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Author: Yann Spöri
07. December 2020

Comment utiliser JSON

Especially when testing websites, you are now and then faced with the problem of having to parse JSON (=JavaScript Object Notation) strings.

Often, for this, a JSON library is downloaded and placed into the corresponding plugin directory. After a restart it is then possible to e.g. use the Python JSON library in Jython scripts.

In this blog article, however, the JSON library provided by QF-Test should be described. This library is based on the minimal-json-library and has the advantage that:

  • it is already supplied with QF-Test (so not a plugin first must be installed)
  • It is available in both Jython and Groovy scripts

The following chapters describe how this library can be used for JSON parsing and JSON generation.

JSON parsing

The general code to parse a JSON string using this library looks like this:

 

from de.qfs.lib.json import Json
jsonStr = """{"a" : 1, "b" : "zzz", "c" : [1,2,3]}"""
json = Json.parse(jsonStr)

 

(Jython Code to parse a Jython String)

 

import de.qfs.lib.json.Json
def jsonStr = """{"a" : 1, "b" : "zzz", "c" : [1,2,3]}"""
def json = Json.parse(jsonStr)

 

(Groovy Code to parse a Jython String)

Afterwards, you can easily access the different values defined in the JSON string:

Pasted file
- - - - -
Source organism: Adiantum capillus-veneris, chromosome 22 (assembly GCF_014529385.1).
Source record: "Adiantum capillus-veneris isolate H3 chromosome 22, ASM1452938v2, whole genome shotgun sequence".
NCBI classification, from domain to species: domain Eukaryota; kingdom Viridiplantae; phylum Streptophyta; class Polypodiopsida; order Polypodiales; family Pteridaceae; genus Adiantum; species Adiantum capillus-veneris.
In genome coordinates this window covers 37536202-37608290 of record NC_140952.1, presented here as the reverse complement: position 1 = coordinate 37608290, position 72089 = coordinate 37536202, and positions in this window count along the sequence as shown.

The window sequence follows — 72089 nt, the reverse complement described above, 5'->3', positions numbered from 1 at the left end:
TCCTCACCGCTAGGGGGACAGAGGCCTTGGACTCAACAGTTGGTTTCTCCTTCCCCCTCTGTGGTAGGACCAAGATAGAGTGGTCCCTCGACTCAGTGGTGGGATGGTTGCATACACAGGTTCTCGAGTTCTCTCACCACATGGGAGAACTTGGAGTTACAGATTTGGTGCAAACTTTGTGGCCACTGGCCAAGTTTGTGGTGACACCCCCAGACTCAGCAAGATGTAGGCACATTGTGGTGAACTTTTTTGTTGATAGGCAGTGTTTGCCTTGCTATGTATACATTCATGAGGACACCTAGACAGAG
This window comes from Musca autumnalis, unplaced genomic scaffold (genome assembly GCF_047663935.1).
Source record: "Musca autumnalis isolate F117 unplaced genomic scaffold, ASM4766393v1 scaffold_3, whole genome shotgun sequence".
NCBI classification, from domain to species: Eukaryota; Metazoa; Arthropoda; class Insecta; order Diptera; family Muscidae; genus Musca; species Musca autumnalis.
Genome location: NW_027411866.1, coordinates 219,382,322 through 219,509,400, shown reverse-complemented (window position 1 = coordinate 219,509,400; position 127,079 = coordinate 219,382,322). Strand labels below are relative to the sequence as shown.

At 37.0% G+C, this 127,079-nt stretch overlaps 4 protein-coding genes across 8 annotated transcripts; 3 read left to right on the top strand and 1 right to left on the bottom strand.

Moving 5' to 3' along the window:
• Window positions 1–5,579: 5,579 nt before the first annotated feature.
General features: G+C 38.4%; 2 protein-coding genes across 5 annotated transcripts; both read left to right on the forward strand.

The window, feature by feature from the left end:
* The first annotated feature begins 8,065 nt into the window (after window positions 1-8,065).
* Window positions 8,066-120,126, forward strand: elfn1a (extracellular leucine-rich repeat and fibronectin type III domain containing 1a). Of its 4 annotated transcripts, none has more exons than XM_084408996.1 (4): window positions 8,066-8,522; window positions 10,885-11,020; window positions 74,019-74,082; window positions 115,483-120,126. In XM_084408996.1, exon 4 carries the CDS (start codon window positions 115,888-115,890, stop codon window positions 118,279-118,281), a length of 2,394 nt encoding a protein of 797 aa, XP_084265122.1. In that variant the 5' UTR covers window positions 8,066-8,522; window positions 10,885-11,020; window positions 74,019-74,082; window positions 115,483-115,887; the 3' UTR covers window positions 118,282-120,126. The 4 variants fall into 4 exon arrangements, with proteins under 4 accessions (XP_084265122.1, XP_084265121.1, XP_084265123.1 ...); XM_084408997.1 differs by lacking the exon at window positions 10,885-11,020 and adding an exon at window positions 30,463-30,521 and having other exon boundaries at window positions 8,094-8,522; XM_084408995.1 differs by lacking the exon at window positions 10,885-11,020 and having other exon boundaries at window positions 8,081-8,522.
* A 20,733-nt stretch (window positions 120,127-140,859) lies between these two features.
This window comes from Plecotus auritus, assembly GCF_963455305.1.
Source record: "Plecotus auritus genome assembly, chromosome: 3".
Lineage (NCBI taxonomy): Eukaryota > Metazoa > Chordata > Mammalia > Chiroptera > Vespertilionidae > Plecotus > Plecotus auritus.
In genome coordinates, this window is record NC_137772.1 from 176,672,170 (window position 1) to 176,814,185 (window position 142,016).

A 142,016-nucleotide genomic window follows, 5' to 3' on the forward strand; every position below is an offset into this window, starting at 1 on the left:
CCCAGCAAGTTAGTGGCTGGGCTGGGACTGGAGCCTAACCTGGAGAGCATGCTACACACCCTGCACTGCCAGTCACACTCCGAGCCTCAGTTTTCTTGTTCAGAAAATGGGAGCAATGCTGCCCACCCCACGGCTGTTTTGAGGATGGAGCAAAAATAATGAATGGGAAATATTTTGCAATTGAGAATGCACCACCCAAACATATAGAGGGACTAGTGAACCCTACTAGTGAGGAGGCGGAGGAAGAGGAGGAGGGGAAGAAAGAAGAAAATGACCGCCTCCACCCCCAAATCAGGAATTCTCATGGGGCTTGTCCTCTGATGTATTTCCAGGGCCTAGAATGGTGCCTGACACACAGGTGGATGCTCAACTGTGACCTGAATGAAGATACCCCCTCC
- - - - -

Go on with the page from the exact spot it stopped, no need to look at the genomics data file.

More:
qf.println(json["a"])           # Output: 1
qf.println(json["b"])           # Output: zzz
qf.println(json["c"])           # Output: [1,2,3]
qf.println(json["c"][0])        # Output: 1
qf.println(json["c"][1])        # Output: 2
qf.println(json["c"][2])        # Output: 3

 

(Jython Code in order to access the various values / output them on the terminal)

 

qf.println(json["a"])           // Output: 1
qf.println(json["b"])           // Output: zzz
qf.println(json["c"])           // Output: [1,2,3]
qf.println(json["c"][0])        // Output: 1
qf.println(json["c"][1])        // Output: 2
qf.println(json["c"][2])        // Output: 3

 

(Groovy Code in order to access the various values / output them on the terminal)

In Groovy, the following notation is also possible for JSON Maps:

qf.println(json.a) // Output: 1

(Groovy Code in order to access the various values / output them on the terminal)

which makes it possible to "save" further characters in the script. In this context let me also point to Groovy's ?-Notation which is helpful when a certain value can be present in the JSON string but does not have to be present.

Generating JSON

The general code to generate a JSON string using this library looks like this:

 

from de.qfs.lib.json import JsonBuilder
obj = { "a" : [1,2,3,4] }
jsonStr = JsonBuilder.toJsonValue(obj)

(Jython code to generate a JSON string from an object)

 

import de.qfs.lib.json.JsonBuilder
def obj = [ "a" : [1,2,3,4] ]
def jsonStr = JsonBuilder.toJsonValue(obj)

(Groovy code to generate a JSON string from an object)
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